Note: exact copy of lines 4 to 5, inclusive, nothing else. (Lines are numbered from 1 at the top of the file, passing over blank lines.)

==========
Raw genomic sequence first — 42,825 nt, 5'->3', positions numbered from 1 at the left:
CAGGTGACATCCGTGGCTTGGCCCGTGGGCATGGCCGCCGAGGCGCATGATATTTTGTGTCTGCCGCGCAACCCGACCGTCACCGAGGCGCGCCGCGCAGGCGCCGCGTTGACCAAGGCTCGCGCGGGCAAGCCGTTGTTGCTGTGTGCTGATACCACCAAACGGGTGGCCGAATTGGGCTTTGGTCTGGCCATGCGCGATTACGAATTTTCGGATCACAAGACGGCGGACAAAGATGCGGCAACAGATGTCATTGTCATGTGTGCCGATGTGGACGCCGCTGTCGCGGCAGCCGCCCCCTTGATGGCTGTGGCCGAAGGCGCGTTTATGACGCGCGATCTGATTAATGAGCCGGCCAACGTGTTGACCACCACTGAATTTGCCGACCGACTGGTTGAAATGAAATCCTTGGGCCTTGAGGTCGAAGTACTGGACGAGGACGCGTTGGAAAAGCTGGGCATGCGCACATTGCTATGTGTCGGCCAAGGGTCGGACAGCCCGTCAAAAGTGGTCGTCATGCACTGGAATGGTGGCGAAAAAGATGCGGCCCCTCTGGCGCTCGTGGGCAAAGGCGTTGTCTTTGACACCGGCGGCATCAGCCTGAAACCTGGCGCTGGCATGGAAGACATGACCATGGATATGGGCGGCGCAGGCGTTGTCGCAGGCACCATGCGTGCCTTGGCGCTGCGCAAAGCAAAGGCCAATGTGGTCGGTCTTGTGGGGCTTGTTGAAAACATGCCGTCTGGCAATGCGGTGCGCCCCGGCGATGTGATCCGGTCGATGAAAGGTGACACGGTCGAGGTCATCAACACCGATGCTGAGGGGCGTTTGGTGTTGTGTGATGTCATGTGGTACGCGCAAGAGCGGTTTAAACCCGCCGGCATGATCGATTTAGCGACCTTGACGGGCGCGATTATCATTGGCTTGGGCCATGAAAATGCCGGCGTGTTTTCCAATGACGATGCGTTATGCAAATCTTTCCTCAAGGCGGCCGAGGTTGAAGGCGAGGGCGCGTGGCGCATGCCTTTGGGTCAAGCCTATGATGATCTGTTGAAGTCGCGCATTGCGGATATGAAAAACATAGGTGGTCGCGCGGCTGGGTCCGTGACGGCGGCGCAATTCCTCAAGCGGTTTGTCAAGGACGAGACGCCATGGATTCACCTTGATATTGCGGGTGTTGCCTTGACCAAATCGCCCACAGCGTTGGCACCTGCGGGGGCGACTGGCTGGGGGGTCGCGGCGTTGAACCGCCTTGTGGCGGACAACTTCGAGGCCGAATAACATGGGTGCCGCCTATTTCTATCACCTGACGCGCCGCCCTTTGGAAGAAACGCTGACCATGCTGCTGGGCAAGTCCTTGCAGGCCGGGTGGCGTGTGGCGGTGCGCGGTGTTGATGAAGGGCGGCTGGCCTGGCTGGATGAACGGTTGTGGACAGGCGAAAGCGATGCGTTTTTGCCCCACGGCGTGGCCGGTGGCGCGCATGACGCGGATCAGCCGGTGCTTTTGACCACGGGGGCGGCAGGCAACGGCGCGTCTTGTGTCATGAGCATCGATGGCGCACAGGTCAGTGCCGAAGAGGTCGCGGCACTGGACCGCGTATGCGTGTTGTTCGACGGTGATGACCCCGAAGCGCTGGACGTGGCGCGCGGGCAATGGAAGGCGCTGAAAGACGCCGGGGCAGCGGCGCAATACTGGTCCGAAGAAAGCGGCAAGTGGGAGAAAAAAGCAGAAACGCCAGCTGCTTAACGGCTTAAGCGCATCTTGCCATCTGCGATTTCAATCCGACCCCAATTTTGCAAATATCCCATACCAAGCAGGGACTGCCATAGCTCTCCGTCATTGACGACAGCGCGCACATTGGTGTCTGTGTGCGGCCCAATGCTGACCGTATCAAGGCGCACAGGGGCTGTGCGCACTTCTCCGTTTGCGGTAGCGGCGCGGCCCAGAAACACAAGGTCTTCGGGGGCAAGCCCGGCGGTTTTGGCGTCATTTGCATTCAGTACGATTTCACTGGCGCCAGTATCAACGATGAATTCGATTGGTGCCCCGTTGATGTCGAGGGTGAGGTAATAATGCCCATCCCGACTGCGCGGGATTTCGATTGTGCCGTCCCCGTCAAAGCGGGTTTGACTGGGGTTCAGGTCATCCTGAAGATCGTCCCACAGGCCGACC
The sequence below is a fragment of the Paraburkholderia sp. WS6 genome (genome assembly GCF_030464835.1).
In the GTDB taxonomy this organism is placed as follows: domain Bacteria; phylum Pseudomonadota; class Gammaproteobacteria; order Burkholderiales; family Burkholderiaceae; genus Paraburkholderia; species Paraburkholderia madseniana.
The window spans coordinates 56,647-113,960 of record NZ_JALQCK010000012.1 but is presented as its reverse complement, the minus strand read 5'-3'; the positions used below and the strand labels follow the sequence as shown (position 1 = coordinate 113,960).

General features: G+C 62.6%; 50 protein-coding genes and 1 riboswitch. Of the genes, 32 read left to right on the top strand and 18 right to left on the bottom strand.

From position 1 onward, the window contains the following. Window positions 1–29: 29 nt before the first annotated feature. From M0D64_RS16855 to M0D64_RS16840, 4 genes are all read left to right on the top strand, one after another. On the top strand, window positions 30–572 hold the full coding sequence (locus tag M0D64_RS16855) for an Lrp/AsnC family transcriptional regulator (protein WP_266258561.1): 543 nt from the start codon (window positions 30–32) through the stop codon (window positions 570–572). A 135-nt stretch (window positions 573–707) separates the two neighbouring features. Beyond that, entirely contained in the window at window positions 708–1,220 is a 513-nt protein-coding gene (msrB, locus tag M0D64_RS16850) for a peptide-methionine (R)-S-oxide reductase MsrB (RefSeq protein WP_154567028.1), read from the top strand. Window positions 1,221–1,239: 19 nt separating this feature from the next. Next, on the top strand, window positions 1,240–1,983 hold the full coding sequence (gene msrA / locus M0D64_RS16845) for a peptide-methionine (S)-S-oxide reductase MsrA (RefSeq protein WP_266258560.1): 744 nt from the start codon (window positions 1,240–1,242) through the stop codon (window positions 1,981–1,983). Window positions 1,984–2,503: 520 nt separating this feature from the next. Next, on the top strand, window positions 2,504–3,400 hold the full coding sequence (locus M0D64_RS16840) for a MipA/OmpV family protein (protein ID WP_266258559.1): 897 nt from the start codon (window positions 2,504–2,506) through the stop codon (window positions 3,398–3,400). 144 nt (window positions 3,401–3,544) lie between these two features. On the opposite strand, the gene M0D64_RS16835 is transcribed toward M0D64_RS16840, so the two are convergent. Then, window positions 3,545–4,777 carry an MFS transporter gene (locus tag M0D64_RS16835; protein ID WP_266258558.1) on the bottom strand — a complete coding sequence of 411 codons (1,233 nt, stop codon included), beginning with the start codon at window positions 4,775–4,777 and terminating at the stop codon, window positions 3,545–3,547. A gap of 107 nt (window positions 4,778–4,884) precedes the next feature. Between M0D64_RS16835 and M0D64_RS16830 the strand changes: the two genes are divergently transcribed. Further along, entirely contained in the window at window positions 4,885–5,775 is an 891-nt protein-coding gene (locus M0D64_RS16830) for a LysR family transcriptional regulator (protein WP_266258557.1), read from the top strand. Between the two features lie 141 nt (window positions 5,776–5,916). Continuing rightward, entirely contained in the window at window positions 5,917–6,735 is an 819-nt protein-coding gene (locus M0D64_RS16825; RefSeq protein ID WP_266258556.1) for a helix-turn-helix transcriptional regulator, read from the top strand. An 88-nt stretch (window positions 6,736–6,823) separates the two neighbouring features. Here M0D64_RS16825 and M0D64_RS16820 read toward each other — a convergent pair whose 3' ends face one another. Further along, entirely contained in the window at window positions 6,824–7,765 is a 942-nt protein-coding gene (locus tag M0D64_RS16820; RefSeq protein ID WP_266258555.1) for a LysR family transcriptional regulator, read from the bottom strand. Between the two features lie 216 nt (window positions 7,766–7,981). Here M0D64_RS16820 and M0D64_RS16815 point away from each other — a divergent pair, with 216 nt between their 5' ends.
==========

In the GTDB taxonomy this organism is placed as follows: domain Bacteria; phylum Pseudomonadota; class Gammaproteobacteria; order Burkholderiales; family Burkholderiaceae; genus Paraburkholderia; species Paraburkholderia madseniana.
The window spans coordinates 56,647-113,960 of record NZ_JALQCK010000012.1 but is presented as its reverse complement, the minus strand read 5'-3'; the positions used below and the strand labels follow the sequence as shown (position 1 = coordinate 113,960).